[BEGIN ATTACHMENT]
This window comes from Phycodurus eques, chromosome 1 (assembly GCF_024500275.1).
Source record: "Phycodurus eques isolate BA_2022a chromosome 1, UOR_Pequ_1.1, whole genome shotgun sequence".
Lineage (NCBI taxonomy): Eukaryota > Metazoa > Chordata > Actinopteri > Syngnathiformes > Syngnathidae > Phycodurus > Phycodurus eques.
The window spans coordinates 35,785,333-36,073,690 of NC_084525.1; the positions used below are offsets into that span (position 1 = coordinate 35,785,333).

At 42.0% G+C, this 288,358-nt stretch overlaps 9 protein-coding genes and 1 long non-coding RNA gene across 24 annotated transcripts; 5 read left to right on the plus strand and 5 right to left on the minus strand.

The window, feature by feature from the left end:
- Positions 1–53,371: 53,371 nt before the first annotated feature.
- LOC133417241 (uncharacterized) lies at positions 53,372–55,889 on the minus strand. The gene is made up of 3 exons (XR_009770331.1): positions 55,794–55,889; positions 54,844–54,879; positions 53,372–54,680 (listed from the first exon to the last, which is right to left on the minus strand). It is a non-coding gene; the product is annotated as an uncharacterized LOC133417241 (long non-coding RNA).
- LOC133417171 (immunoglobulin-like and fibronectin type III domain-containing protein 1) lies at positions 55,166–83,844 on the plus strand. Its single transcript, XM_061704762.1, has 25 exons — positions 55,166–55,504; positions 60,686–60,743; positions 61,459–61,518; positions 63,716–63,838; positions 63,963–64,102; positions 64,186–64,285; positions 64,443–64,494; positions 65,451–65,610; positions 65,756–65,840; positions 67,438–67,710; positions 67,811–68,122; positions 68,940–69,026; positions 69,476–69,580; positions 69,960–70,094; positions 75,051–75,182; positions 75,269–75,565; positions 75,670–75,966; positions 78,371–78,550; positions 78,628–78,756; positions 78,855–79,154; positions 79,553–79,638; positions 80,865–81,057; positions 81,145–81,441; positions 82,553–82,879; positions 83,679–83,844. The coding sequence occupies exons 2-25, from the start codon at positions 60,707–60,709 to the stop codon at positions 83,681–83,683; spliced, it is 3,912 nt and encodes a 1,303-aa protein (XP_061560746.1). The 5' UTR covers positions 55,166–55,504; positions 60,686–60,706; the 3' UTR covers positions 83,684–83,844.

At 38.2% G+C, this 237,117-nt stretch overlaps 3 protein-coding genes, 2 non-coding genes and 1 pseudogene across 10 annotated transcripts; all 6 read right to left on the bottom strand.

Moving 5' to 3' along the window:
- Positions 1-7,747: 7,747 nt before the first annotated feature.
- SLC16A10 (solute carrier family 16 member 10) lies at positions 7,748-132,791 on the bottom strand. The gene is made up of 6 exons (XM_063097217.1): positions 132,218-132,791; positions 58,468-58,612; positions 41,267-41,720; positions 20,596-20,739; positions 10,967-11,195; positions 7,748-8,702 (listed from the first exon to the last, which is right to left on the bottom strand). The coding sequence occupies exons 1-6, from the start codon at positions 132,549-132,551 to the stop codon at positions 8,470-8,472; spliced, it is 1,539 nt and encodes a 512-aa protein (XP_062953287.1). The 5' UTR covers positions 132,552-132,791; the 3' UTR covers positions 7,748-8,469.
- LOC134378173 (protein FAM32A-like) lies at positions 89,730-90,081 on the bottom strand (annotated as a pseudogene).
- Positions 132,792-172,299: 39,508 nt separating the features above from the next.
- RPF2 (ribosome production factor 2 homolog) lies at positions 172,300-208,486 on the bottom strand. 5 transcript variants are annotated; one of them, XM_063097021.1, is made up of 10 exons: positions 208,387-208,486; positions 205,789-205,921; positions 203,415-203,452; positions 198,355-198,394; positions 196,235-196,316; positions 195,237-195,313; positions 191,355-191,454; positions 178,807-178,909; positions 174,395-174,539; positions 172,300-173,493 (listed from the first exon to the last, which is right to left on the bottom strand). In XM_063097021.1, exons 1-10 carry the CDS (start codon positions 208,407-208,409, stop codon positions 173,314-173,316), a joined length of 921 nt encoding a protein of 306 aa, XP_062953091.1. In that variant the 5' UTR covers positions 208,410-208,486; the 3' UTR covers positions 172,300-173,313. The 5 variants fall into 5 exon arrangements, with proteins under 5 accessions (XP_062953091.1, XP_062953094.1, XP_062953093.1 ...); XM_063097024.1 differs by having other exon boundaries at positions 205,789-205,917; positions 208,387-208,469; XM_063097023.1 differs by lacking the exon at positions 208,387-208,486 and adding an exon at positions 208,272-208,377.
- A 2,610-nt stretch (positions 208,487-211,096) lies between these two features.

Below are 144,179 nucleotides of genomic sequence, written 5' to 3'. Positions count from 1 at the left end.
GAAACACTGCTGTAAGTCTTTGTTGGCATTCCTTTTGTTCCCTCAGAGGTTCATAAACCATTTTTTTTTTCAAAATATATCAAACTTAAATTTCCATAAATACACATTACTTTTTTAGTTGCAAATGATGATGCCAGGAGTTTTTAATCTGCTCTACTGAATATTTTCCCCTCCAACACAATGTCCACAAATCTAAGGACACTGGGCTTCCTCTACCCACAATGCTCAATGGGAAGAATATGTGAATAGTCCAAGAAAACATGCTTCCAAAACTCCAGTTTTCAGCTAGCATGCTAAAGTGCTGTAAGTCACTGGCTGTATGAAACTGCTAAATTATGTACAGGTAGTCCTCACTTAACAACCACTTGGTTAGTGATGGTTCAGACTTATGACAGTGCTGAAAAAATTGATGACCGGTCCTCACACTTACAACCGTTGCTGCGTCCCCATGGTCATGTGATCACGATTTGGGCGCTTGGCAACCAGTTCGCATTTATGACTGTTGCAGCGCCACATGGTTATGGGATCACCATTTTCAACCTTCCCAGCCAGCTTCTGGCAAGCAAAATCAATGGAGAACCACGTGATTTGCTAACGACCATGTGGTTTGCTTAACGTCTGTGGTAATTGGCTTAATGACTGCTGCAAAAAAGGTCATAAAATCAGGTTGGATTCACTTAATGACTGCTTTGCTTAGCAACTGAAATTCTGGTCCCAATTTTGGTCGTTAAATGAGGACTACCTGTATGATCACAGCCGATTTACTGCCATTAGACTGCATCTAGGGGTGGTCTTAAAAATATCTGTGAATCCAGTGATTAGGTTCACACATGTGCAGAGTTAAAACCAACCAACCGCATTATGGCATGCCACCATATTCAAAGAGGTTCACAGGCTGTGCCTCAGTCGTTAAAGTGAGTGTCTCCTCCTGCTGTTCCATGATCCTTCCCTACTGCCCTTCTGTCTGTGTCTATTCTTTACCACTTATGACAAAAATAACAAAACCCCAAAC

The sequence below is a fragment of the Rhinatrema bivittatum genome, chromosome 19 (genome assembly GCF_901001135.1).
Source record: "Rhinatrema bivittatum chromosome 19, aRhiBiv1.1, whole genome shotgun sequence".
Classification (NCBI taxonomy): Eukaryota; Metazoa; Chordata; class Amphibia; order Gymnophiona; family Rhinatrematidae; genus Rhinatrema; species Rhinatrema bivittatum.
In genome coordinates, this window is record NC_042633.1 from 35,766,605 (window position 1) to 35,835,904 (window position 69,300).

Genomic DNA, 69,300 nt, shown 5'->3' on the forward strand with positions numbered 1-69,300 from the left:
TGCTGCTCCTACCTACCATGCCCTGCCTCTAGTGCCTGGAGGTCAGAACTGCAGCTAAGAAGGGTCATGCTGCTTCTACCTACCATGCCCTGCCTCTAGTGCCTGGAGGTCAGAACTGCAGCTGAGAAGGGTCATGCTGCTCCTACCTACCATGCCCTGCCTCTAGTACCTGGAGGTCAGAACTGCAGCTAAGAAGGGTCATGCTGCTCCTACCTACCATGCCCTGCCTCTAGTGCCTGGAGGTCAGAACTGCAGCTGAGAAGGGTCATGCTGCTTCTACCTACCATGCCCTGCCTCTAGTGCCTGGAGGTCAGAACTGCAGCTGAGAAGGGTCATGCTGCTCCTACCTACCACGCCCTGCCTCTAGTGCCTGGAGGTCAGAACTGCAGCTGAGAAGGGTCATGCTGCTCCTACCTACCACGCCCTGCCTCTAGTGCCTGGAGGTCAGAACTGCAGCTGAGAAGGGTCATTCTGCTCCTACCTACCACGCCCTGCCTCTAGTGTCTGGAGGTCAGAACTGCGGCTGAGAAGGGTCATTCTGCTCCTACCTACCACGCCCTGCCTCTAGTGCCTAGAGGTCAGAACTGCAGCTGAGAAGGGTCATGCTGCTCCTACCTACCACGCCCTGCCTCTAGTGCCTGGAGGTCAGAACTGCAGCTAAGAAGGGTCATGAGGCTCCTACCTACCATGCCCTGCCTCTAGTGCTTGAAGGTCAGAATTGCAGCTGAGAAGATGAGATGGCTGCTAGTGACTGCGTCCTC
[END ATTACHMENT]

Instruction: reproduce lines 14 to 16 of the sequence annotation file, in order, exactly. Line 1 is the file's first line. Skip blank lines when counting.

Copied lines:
- LOC134378173 (protein FAM32A-like) lies at positions 89,730-90,081 on the bottom strand (annotated as a pseudogene).
- Positions 132,792-172,299: 39,508 nt separating the features above from the next.
- RPF2 (ribosome production factor 2 homolog) lies at positions 172,300-208,486 on the bottom strand. 5 transcript variants are annotated; one of them, XM_063097021.1, is made up of 10 exons: positions 208,387-208,486; positions 205,789-205,921; positions 203,415-203,452; positions 198,355-198,394; positions 196,235-196,316; positions 195,237-195,313; positions 191,355-191,454; positions 178,807-178,909; positions 174,395-174,539; positions 172,300-173,493 (listed from the first exon to the last, which is right to left on the bottom strand). In XM_063097021.1, exons 1-10 carry the CDS (start codon positions 208,407-208,409, stop codon positions 173,314-173,316), a joined length of 921 nt encoding a protein of 306 aa, XP_062953091.1. In that variant the 5' UTR covers positions 208,410-208,486; the 3' UTR covers positions 172,300-173,313. The 5 variants fall into 5 exon arrangements, with proteins under 5 accessions (XP_062953091.1, XP_062953094.1, XP_062953093.1 ...); XM_063097024.1 differs by having other exon boundaries at positions 205,789-205,917; positions 208,387-208,469; XM_063097023.1 differs by lacking the exon at positions 208,387-208,486 and adding an exon at positions 208,272-208,377.